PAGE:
How lucky that the EPA is willing to do pretty much whatever Murray Energy requests. In totally unrelated news, the company gave $1 million to a Trump PAC during the 2016 election and an additional $300,000 to Trump’s shady inauguration.

HuffPo also floats a theory that Murray Energy might be changing its representation to get around certain lobbying restrictions so it might have an easier time getting direct meetings with Wheeler. So far, that hasn’t seemed to pose much of an impediment for Murray Energy, but really, either way you slice it, it looks super corrupt.

As much as I love seeing a coal-lobbying firm kicked to the curb, it’s almost more alarming that it’s happened under these circumstances. When the country’s coal giant is so confident that leaders will be making decisions in their favor that it shifts is lobbying strategy, you know that the “environmental” heads aren’t actually concerned with the environment.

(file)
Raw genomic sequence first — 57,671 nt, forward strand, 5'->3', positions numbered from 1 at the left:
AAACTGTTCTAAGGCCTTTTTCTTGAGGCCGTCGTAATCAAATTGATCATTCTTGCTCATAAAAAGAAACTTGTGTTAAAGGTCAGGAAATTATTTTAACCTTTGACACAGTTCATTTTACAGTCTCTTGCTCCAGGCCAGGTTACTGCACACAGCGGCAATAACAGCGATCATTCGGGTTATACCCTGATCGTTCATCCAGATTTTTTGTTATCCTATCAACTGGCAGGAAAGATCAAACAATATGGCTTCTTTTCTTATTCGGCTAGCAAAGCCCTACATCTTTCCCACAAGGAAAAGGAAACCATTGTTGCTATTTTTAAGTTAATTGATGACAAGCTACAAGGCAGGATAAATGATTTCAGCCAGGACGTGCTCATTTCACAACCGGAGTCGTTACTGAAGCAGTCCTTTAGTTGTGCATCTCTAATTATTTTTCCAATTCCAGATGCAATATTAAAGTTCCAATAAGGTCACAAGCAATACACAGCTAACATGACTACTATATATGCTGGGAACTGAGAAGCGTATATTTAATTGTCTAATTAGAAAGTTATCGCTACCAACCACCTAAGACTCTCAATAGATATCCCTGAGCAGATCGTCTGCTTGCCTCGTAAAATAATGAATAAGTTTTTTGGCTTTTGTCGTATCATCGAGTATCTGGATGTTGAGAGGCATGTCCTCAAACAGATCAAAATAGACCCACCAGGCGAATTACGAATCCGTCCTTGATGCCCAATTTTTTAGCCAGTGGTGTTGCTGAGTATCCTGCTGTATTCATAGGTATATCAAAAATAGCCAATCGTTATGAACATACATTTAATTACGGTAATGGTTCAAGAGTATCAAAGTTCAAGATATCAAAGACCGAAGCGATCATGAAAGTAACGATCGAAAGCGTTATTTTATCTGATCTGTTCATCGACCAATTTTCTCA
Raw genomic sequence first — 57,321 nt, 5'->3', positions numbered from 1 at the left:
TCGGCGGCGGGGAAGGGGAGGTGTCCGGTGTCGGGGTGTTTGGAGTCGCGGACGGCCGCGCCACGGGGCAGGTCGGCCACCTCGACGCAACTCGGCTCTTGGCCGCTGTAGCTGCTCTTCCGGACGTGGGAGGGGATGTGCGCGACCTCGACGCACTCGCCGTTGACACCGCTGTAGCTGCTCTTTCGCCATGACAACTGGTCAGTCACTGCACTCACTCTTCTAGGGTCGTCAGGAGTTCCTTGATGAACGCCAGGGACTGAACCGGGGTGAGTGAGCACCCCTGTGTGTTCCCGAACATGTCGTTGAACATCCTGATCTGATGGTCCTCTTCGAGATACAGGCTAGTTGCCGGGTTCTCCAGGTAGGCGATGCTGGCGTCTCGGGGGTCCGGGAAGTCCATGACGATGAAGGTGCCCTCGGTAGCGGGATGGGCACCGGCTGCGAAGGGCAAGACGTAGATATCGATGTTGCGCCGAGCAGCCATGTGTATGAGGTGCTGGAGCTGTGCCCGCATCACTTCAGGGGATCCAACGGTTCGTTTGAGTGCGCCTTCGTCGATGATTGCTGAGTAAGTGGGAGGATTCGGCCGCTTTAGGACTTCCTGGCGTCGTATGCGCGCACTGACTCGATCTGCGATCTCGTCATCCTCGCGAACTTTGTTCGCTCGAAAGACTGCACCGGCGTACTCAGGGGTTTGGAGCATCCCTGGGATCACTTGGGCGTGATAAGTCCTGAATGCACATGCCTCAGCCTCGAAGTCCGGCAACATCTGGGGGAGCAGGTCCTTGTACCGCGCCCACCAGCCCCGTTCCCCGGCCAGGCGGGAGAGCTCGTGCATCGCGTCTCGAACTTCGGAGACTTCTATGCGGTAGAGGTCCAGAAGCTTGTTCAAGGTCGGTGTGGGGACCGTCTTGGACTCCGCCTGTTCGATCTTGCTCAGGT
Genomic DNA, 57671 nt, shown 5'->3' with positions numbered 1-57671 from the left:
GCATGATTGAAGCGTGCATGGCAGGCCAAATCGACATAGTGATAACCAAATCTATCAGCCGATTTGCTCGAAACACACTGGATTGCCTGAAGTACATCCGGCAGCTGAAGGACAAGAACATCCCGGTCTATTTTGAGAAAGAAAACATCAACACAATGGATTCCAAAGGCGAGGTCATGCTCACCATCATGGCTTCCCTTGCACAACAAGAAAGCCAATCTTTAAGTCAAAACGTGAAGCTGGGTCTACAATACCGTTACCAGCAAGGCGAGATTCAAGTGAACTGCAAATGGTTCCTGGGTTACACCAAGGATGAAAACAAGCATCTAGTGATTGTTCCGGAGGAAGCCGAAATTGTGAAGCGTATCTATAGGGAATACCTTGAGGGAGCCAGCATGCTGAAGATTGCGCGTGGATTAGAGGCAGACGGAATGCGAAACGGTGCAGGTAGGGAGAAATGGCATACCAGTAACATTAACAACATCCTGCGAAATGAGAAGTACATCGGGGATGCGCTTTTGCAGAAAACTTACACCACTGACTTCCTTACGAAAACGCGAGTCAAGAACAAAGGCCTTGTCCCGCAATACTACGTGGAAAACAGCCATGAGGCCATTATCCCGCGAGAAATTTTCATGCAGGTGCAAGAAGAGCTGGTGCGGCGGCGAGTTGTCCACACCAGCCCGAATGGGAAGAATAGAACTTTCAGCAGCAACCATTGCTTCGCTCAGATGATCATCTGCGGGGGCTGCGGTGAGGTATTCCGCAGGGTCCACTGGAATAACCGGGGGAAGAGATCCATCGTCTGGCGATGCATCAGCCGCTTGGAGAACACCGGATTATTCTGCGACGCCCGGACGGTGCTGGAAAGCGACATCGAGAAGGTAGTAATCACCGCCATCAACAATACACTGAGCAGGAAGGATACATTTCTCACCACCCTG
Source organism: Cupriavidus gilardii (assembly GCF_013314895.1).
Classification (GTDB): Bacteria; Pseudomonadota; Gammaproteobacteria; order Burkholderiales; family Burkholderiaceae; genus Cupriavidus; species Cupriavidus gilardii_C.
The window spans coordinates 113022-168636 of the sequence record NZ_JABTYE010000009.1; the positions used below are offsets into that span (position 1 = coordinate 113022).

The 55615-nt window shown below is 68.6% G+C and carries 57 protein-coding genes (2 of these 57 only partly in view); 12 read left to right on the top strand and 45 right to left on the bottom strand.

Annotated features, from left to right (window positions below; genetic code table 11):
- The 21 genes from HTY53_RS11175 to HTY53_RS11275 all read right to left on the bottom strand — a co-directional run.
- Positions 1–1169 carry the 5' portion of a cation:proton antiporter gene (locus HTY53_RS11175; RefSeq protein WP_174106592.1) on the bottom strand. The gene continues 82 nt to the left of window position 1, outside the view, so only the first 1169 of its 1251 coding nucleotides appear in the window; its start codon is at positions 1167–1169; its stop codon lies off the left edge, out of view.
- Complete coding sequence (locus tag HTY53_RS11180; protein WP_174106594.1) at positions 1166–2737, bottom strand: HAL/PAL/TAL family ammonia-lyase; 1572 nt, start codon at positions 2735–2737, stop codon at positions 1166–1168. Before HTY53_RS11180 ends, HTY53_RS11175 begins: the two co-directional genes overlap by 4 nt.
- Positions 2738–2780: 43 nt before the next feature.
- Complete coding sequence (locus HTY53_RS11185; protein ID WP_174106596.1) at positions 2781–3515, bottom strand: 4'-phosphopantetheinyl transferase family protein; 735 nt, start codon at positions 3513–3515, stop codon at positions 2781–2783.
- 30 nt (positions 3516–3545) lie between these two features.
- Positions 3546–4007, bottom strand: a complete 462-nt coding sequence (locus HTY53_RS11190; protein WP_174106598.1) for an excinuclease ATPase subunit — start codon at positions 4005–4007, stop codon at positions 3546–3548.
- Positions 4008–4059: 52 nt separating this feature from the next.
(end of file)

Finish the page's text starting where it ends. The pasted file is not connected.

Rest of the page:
Daniel N
Daniel N3 days ago

thank you

Dr. Jan Hill
Dr. Jan H4 days ago


Toni W
Toni W8 days ago


Toni W
Toni W8 days ago


Michael Friedmann
Michael F9 days ago

Thank You for Sharing This !!!

Henry M
Henry M10 days ago

Like most regulatory agencies in the US (the FDA, the Federal Reserve), the EPA is being run by the people it should be policing. Perhaps next we will have someone from ISIS in charge of Homeland Security.

Janis K
Janis K12 days ago

Thanks for sharing.

Susanne R
Susanne R12 days ago

Steve C. - No need to apologize. Your comment has some great information in it, and for some reason Care2 Causes doesn't provide any formatting tools for commenters to use. I used to be able to provide actual "click-on" links to the articles I would reference. Now I have to copy and paste the URL into my comment and hope that anyone who might read it will cut and paste it into their browser or, if they can, highlight it, right click on it, and when the dropdown menu appears, left-click on the prompt that allows you to let Google open up the site in another window.